March 25, 2015 | posted by Lara Klaber in Filmmakers
Even if you are not a huge country music fan, most likely you probably have heard of Merle Haggard or Buck Owens. But have you heard of Billy Mize?
Filmmaker Joe Saunders wants to change that. His film, “Billy Mize and the Bakersfield Sound” is a story about a music legend that many people may not be familiar with—his grandfather.
Saunders found a goldmine when his mother asked him to help organize and digitally transfer old film footage of his grandfather.
“The more I questioned what the material was, the more I found out about Billy and the entire music scene of Bakersfield,” says Saunders.
What Saunders found out was that his grandfather was a “country singer who revolutionized the music industry, inspired Elvis’ fashion,” and also someone who hosted more than 7,000 hours of television shows.
“Billy and the musicians out of Bakersfield were ... creating a new variety of music that went on to inform and change the culture of California and the music industry,” says Saunders.
Stardom was calling, but the ties to his family were stronger. That was the story that Saunders wanted to tell.
After sifting through plenty of archived material and vintage TV footage, Saunders found he had “great elements for a documentary.”
His family, including Billy, were all “on board to celebrate Billy’s life,” says Saunders. “Every time I would ask him [Billy] if something was okay to do, he’d say, ‘Whatever you want.’”
But there were personal tragedies that were part of the story. Those were difficult for the family to recount and relive. “I just told them if they don’t want to talk about something, then tell me and I’ll move on,” he says.
The documentary is definitely a labor of love for Saunders, who began his career with NFL Films. This project took about six years of on-and-off shooting and editing. “I actually shot another film between the time I started this and its completion,” he says.
As Saunders writes in his director’s notes on the film’s website: “It is not my intention to glorify my grandfather. He is human, and has flaws like the rest of us. Those flaws are an integral part of this film and create a richer, fuller story.”
Today, Billy is 86 years old and his age is showing, says Saunders. “But he still has that magnetic smile and wonderful sense of humor.”
March 24, 2015 | posted by Lara Klaber in Festival Events
Through CIFF’s FilmSlam program, students from Northeast Ohio junior high and high schools have the opportunity to see new films by some of the world's most innovative filmmakers, including short film programs in English, French, German, and Spanish. Participating teachers receive study guides with background information on each film, discussion topics, curriculum links, and an introduction to media literacy. Many of the FilmSlam screenings are followed with short presentations by filmmakers and other speakers who briefly answer questions posed by students.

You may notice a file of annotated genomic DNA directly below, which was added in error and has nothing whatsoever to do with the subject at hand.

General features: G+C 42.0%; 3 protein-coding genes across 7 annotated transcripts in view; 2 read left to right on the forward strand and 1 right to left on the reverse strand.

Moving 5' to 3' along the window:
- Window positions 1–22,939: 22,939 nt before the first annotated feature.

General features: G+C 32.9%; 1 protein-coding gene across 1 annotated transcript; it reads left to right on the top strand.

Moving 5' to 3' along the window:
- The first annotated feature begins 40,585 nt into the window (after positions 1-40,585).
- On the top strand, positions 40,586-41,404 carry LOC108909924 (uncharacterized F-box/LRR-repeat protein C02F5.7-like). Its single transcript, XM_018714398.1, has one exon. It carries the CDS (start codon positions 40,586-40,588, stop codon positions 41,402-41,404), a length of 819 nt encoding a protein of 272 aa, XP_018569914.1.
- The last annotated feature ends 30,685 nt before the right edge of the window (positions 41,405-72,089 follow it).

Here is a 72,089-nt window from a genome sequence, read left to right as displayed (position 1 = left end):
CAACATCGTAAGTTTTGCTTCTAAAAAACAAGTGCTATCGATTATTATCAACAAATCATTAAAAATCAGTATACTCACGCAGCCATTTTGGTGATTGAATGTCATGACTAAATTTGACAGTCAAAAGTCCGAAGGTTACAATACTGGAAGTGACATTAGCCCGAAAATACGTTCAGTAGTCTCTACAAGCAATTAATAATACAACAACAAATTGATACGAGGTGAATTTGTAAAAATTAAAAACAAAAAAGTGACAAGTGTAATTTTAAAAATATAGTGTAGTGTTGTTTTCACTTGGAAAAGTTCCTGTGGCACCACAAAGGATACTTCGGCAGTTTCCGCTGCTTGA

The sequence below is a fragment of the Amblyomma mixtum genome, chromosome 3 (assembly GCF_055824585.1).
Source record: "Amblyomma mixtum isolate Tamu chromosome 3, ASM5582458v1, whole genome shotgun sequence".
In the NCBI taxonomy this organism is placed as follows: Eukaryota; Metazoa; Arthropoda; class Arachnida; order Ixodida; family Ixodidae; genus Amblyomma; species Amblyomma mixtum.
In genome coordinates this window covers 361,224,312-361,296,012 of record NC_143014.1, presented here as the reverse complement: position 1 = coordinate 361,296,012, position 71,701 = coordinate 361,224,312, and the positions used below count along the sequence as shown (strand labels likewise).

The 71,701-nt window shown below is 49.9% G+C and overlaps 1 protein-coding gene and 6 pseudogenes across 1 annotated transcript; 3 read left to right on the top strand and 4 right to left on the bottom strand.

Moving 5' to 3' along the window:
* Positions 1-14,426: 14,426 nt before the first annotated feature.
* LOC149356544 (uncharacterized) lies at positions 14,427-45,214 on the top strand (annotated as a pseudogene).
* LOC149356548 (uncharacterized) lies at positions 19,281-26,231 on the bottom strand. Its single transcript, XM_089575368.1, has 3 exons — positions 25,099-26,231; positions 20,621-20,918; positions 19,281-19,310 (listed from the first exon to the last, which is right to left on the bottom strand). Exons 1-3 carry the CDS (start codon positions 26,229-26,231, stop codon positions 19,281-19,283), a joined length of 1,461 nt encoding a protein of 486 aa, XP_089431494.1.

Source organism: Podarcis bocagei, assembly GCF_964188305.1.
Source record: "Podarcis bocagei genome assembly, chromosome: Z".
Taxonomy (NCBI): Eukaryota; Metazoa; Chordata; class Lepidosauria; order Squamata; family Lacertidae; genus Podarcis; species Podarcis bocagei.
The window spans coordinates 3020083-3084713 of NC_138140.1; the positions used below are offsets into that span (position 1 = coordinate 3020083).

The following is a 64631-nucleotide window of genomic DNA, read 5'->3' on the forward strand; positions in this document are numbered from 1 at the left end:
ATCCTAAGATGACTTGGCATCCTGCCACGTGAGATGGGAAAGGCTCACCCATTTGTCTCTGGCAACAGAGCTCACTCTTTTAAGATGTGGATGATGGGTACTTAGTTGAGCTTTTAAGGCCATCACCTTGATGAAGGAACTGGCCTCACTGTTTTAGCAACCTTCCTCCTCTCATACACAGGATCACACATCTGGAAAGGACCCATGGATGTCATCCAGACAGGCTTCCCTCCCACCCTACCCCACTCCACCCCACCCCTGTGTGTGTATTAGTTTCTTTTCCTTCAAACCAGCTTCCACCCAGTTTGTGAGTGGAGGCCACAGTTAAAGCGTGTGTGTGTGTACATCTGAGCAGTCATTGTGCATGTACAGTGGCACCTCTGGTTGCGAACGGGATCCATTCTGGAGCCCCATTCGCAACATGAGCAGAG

“This year, we broke records,” says Beth Steele Radisek, who coordinates the program. “We have 8800 students from northeastern Ohio and Pennsylvania, and we have about 96 schools from all over attending the Festival this year.”
This year the program has added two exciting new features. “We have a new map that has all the different schools attending,” says Radisek. And then this year is the first year that students get to vote on their favorite short film and their favorite feature film that play in the Festival.” (Winners of each award receive $1,000) “And we will present that on Closing Night.”
The program has been very successful over the years. The experience has a great impact on the students who participate, as many of them have not been exposed to international and independent film.
“One of the schools that attended this year, they said that every year, they’re like: ‘oh, are we going to the Festival?’ And he said that they love it so much that two of their students talked about the Film Festival in their  graduation speeches. They said how much they loved the Film Festival and actually talked about certain shorts they loved.”
March 24, 2015 | posted by Lara Klaber in Filmmakers
A fictional story portrayed as a documentary, Thomas Southerland’s “Proud Citizen” weaves the tale of a young Bulgarian woman’s unfulfilled dreams with a little taste of Kentucky living. Almost as important as the storyline was the voice to tell it.
“I heard Katerina Stoykova-Klemer's voice on the radio one day, and I was looking for someone to collaborate with on a film project,” Southerland says. “I found her voice fascinating and wondered if she was as interesting in person as she sounded. Turned out she was even more delightful in person.”
Southerland and fellow screenwriter, Stoykova-Klemer, approached the film with open minds and chose to let the story unfold as they went along.
“We shot without a script and filmed with little regard for future success,” says Southerland. “We simply focused on telling the story we found interesting and hoped others might be drawn to it, too.”
Horses may be top-of-mind when thinking of Kentucky, so there is no doubt some thoroughbreds make an appearance. Yet, for Kentucky native Southerland, the people prove to be more noteworthy.
“My favorite trait that a small city like Lexington has to offer is the openness of its citizens,” Southerland remarks. “Our main character, Krasimira, doesn't quite find the Southern hospitality she expected, but she does encounter people curious about her past and where she's headed. In Kentucky, people often take the time to listen to someone's story, provided you have a good one to tell.”
And Southerland has plenty of those to share including his early days working on set for free.